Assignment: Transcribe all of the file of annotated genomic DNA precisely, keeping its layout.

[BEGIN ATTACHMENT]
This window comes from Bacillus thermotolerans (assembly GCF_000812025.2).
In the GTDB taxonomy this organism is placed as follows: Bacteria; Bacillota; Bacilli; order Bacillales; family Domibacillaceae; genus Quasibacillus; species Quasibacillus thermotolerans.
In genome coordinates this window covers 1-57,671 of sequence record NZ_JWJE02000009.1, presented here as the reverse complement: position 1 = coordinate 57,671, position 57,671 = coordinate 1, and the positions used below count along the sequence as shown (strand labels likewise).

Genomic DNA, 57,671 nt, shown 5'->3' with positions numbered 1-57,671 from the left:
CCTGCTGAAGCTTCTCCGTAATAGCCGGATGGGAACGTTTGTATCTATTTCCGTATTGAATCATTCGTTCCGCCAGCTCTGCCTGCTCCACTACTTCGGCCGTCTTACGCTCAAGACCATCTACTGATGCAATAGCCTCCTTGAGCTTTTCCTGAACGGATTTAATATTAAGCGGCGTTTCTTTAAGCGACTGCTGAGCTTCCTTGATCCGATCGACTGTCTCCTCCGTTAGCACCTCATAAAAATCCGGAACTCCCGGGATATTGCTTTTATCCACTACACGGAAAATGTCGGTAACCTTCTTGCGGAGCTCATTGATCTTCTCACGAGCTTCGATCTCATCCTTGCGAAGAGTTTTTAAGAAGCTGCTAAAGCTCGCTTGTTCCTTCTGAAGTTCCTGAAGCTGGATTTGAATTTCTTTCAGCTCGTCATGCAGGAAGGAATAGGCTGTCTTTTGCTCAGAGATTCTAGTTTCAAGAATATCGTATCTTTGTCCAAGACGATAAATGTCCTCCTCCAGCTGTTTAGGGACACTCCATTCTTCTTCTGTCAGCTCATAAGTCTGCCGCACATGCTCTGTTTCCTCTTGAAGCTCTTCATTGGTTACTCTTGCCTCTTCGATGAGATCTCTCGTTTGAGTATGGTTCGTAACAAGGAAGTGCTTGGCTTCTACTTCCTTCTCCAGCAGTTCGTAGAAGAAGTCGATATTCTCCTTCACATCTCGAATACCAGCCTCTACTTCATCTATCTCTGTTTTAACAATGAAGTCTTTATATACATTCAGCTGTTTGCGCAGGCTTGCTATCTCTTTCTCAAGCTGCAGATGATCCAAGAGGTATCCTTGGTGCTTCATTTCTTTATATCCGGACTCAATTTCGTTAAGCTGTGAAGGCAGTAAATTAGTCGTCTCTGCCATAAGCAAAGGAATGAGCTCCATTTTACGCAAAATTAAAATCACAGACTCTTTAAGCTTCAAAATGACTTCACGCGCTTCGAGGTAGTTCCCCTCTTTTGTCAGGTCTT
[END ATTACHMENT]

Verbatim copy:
This window comes from Bacillus thermotolerans (assembly GCF_000812025.2).
In the GTDB taxonomy this organism is placed as follows: Bacteria; Bacillota; Bacilli; order Bacillales; family Domibacillaceae; genus Quasibacillus; species Quasibacillus thermotolerans.
In genome coordinates this window covers 1-57,671 of sequence record NZ_JWJE02000009.1, presented here as the reverse complement: position 1 = coordinate 57,671, position 57,671 = coordinate 1, and the positions used below count along the sequence as shown (strand labels likewise).

Genomic DNA, 57,671 nt, shown 5'->3' with positions numbered 1-57,671 from the left:
CCTGCTGAAGCTTCTCCGTAATAGCCGGATGGGAACGTTTGTATCTATTTCCGTATTGAATCATTCGTTCCGCCAGCTCTGCCTGCTCCACTACTTCGGCCGTCTTACGCTCAAGACCATCTACTGATGCAATAGCCTCCTTGAGCTTTTCCTGAACGGATTTAATATTAAGCGGCGTTTCTTTAAGCGACTGCTGAGCTTCCTTGATCCGATCGACTGTCTCCTCCGTTAGCACCTCATAAAAATCCGGAACTCCCGGGATATTGCTTTTATCCACTACACGGAAAATGTCGGTAACCTTCTTGCGGAGCTCATTGATCTTCTCACGAGCTTCGATCTCATCCTTGCGAAGAGTTTTTAAGAAGCTGCTAAAGCTCGCTTGTTCCTTCTGAAGTTCCTGAAGCTGGATTTGAATTTCTTTCAGCTCGTCATGCAGGAAGGAATAGGCTGTCTTTTGCTCAGAGATTCTAGTTTCAAGAATATCGTATCTTTGTCCAAGACGATAAATGTCCTCCTCCAGCTGTTTAGGGACACTCCATTCTTCTTCTGTCAGCTCATAAGTCTGCCGCACATGCTCTGTTTCCTCTTGAAGCTCTTCATTGGTTACTCTTGCCTCTTCGATGAGATCTCTCGTTTGAGTATGGTTCGTAACAAGGAAGTGCTTGGCTTCTACTTCCTTCTCCAGCAGTTCGTAGAAGAAGTCGATATTCTCCTTCACATCTCGAATACCAGCCTCTACTTCATCTATCTCTGTTTTAACAATGAAGTCTTTATATACATTCAGCTGTTTGCGCAGGCTTGCTATCTCTTTCTCAAGCTGCAGATGATCCAAGAGGTATCCTTGGTGCTTCATTTCTTTATATCCGGACTCAATTTCGTTAAGCTGTGAAGGCAGTAAATTAGTCGTCTCTGCCATAAGCAAAGGAATGAGCTCCATTTTACGCAAAATTAAAATCACAGACTCTTTAAGCTTCAAAATGACTTCACGCGCTTCGAGGTAGTTCCCCTCTTTTGTCAGGTCTT